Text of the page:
Reviewof Stonehenge Monument
Stonehengeis situated in England in Salisbury and is one of the most popularmonuments of the Neolithic world. Notably, more than half a millionpeople visit the shrine annually. Some of the memorial`s uniquefeatures are the fact that it is shockingly big and very ancient(Worthington 10). This paper will focus on the how Stonehengemonument was built. Additionally, it will discuss the reasons as towhy the statue was crafted. Finally, it will make an analysis of whythe monument is particularly a product of the culture, and how itreflects or exemplifies the people who created it.
Howit reflects the individuals who built Stonehenge
Historiansagree that the ring of stones was not made all at one time rather,the whole area under which it is constructed was a site of ongoingprehistoric fascination and construction since around 3000BCaccording to carbon dating done on the region. Modern archaeologistsbelieve that Druids did not build Stonehenge, contrary to popularbelief and that it was mostly likely started during the Neolithicperiod, way before the Celts arrived in Britain. What allarchaeologists concur with is that the builders of Stonehenge workwere remarkable and talented. The time taken to create Stonehenge wasvery long, and it must have been set up in distinct stages, and thebuilders of this monument belonged to different groups. A theoryformulated by Archaeologists explain that the first group of peopleto start working on the stones were the Windmill Hill individuals whostarted by building large mounds and circular furrows. This factionwas one of the first semi-nomadic gathering and hunting groups whomaintained an intense reverence for symmetry and circles, and theyall had an agricultural economy.
Thesecond assortment of individuals to have been involved with buildingthis striking work is thought to have originated from Spain, and theywere known as the Beaker people. These people were highly organizedand industrious. As they solved their day to day problems usingsophisticated mathematical concepts, the chieftain system was used tomanage their society. This group showed more reverence for death asthey buried their deceased in small round graves, which were markedby mounds referred to as tumuli.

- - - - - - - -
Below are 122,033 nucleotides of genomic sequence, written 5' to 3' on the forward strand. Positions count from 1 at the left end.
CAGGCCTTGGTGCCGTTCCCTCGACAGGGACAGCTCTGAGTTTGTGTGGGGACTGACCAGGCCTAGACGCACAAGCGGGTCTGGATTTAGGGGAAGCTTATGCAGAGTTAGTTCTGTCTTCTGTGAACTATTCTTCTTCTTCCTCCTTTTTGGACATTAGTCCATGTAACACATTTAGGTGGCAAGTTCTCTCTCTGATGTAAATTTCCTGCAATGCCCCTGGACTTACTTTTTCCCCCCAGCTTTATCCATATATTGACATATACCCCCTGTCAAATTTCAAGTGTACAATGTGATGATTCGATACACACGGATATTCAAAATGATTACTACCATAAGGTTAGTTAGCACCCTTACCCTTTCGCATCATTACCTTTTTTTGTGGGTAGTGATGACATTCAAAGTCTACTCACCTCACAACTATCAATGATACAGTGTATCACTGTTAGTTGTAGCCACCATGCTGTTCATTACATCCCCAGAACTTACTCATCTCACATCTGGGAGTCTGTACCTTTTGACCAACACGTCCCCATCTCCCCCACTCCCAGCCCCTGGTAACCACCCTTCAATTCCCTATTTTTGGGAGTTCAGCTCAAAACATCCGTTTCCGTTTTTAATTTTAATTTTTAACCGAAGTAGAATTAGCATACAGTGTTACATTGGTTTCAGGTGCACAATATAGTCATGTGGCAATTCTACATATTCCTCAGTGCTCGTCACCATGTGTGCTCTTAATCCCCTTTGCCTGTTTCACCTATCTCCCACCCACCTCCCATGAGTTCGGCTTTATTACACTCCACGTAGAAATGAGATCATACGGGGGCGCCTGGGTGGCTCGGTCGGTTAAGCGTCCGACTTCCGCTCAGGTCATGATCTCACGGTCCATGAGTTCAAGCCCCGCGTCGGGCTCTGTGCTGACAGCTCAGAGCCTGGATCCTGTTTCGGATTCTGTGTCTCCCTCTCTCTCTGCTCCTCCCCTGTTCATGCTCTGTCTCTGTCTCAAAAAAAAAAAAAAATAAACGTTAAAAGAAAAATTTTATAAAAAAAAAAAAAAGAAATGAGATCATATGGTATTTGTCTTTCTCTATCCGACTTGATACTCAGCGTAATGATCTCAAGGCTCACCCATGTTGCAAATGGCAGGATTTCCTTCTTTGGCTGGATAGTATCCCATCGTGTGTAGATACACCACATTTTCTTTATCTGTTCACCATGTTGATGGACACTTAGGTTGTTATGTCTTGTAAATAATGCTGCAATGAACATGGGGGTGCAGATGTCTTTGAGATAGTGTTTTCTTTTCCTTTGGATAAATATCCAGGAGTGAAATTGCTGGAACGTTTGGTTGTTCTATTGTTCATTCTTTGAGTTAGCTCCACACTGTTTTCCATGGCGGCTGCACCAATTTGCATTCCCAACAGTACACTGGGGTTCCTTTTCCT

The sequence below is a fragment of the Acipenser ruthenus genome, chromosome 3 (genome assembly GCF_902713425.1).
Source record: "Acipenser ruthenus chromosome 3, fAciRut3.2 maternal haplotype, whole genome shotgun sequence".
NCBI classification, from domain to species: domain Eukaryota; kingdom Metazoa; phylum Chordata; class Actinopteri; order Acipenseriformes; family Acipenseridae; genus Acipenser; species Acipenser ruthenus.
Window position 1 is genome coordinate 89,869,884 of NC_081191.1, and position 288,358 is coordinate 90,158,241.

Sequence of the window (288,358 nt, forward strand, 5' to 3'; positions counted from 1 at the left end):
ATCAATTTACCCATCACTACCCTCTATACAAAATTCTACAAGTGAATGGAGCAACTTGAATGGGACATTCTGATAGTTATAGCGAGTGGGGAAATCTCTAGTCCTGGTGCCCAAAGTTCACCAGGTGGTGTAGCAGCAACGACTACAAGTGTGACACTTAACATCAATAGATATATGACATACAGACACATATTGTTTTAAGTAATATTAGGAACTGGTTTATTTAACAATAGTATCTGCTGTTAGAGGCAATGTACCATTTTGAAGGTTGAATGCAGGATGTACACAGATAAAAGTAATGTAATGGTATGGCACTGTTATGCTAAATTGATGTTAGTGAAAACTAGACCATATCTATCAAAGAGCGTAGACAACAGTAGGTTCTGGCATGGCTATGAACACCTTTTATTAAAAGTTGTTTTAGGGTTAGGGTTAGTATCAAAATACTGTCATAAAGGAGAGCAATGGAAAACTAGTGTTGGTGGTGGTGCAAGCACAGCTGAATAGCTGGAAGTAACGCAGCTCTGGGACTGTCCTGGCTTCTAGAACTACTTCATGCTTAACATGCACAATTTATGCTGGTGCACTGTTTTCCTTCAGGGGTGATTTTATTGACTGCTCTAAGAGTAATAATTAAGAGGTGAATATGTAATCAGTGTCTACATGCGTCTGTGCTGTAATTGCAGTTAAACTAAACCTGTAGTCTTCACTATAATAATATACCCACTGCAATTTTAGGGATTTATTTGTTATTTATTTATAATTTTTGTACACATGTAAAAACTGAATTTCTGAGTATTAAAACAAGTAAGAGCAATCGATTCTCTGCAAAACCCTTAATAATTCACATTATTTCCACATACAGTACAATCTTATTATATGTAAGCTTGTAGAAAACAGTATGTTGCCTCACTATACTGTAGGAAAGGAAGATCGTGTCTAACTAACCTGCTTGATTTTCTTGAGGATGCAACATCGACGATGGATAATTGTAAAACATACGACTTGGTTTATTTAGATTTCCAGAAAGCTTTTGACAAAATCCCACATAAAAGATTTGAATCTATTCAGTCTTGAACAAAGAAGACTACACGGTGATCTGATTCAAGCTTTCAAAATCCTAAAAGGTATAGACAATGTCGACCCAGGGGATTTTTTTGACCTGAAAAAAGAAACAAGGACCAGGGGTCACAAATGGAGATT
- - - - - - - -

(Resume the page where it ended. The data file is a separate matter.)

Thelast faction to have worked on the Stonehenge site was the Wessexpeople who are believed to have arrived at the height of the BronzeAge, which was about 1500BC. They were seen as the most advancedcultures during this period to have been outside the Mediterranean.Their settlement was around old roads or Ridgeways. The Wessex peopleare believed to have been responsible for the bronze dagger carvingthat was found by archaeologists on one of the large sarsen stone.
Reasonsas to why Stonehenge was created
Severaltheories are explaining why Stonehenge was built. The most recentdiscoveries exhibit the fact that Stonehenge`s landscape used to bean area, which was sacred, and which was passed through regularchange. Bradley explains that it was a very complex landscape, whereritual and professional activities were conducted, and peopletraveled long distances just to go and see the monument (215). Afterconsidering all these factors, it is evident that people were unifiedby different issues, whereby they met and conducted some undertakingsconcerning rituals and specific actions as well. Spiritualsignificance was also a meaning of the monument in this light, someresearchers have come to the conclusion that Stonehenge was built asa mark of Britain`s unification this is a moment when individualsacross the island were unified as they worked together. Additionally,they used the same style of pottery, houses and several otherproducts.